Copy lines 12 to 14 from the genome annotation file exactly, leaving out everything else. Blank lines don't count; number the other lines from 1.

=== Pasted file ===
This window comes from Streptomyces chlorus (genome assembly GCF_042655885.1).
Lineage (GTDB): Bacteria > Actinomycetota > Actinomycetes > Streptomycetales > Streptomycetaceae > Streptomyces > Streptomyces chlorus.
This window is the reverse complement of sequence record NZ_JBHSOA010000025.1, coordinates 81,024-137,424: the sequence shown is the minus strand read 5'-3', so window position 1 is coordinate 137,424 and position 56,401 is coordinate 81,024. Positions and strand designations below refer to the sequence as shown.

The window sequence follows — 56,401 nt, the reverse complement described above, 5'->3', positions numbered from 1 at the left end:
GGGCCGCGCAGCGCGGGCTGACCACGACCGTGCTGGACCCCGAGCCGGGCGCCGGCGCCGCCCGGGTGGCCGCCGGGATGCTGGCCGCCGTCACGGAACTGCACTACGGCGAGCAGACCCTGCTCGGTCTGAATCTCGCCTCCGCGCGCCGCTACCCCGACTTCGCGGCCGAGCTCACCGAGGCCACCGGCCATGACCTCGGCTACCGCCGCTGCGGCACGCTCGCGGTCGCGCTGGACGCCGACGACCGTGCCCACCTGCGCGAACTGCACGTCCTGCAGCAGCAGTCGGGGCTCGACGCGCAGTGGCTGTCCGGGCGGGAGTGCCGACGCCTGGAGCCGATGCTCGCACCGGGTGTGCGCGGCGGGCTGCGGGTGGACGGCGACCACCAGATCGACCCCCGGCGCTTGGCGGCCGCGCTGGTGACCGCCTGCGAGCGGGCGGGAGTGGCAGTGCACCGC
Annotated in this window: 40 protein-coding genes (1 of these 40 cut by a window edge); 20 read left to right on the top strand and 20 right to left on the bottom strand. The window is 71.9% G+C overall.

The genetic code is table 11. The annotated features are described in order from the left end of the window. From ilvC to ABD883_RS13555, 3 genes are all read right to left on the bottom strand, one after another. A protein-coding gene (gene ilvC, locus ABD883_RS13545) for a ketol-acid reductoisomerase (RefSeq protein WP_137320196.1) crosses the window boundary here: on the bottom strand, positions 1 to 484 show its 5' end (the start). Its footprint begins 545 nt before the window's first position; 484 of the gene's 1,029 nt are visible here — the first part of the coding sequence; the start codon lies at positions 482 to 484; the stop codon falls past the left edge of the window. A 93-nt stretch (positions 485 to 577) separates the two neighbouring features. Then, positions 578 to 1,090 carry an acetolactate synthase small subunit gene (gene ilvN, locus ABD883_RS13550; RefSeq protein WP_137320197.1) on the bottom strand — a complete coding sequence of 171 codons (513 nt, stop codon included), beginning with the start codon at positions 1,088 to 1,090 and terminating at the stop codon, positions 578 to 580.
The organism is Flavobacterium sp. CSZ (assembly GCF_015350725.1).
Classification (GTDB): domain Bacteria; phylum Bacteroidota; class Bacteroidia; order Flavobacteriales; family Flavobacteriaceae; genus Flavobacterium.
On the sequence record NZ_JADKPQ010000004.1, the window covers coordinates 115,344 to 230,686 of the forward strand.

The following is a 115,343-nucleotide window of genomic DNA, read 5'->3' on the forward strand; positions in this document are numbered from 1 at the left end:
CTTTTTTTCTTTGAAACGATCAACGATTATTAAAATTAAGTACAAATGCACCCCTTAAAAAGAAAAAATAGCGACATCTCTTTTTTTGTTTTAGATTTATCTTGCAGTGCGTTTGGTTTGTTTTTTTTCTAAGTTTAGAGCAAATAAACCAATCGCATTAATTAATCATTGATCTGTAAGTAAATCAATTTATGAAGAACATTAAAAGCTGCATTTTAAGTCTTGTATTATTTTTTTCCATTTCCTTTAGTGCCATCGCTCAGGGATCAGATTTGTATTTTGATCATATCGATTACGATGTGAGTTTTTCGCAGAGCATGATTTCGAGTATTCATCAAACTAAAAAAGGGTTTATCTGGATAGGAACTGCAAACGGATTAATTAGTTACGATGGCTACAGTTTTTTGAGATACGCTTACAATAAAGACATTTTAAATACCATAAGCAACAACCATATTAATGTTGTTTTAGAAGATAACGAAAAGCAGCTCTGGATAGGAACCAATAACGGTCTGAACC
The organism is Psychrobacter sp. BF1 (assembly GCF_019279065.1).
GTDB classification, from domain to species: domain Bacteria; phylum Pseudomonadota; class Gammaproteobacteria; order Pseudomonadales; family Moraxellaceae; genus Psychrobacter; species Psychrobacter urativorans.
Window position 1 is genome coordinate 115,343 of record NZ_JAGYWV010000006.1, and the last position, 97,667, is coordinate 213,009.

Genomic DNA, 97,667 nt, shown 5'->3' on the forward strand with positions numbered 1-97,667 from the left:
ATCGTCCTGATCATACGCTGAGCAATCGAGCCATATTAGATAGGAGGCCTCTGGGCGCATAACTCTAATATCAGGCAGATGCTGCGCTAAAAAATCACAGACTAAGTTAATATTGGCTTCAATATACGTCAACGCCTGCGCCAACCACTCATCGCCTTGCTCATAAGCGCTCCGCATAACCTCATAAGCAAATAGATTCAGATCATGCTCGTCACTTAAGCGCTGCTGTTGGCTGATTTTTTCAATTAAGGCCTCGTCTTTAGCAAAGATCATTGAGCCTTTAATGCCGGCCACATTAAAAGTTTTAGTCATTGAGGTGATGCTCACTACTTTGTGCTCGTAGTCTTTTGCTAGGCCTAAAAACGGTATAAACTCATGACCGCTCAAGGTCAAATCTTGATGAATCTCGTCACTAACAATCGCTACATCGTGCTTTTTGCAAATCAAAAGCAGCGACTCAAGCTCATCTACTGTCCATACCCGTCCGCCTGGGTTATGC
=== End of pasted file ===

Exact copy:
CTTTTTTTCTTTGAAACGATCAACGATTATTAAAATTAAGTACAAATGCACCCCTTAAAAAGAAAAAATAGCGACATCTCTTTTTTTGTTTTAGATTTATCTTGCAGTGCGTTTGGTTTGTTTTTTTTCTAAGTTTAGAGCAAATAAACCAATCGCATTAATTAATCATTGATCTGTAAGTAAATCAATTTATGAAGAACATTAAAAGCTGCATTTTAAGTCTTGTATTATTTTTTTCCATTTCCTTTAGTGCCATCGCTCAGGGATCAGATTTGTATTTTGATCATATCGATTACGATGTGAGTTTTTCGCAGAGCATGATTTCGAGTATTCATCAAACTAAAAAAGGGTTTATCTGGATAGGAACTGCAAACGGATTAATTAGTTACGATGGCTACAGTTTTTTGAGATACGCTTACAATAAAGACATTTTAAATACCATAAGCAACAACCATATTAATGTTGTTTTAGAAGATAACGAAAAGCAGCTCTGGATAGGAACCAATAACGGTCTGAACC
The organism is Psychrobacter sp. BF1 (assembly GCF_019279065.1).
GTDB classification, from domain to species: domain Bacteria; phylum Pseudomonadota; class Gammaproteobacteria; order Pseudomonadales; family Moraxellaceae; genus Psychrobacter; species Psychrobacter urativorans.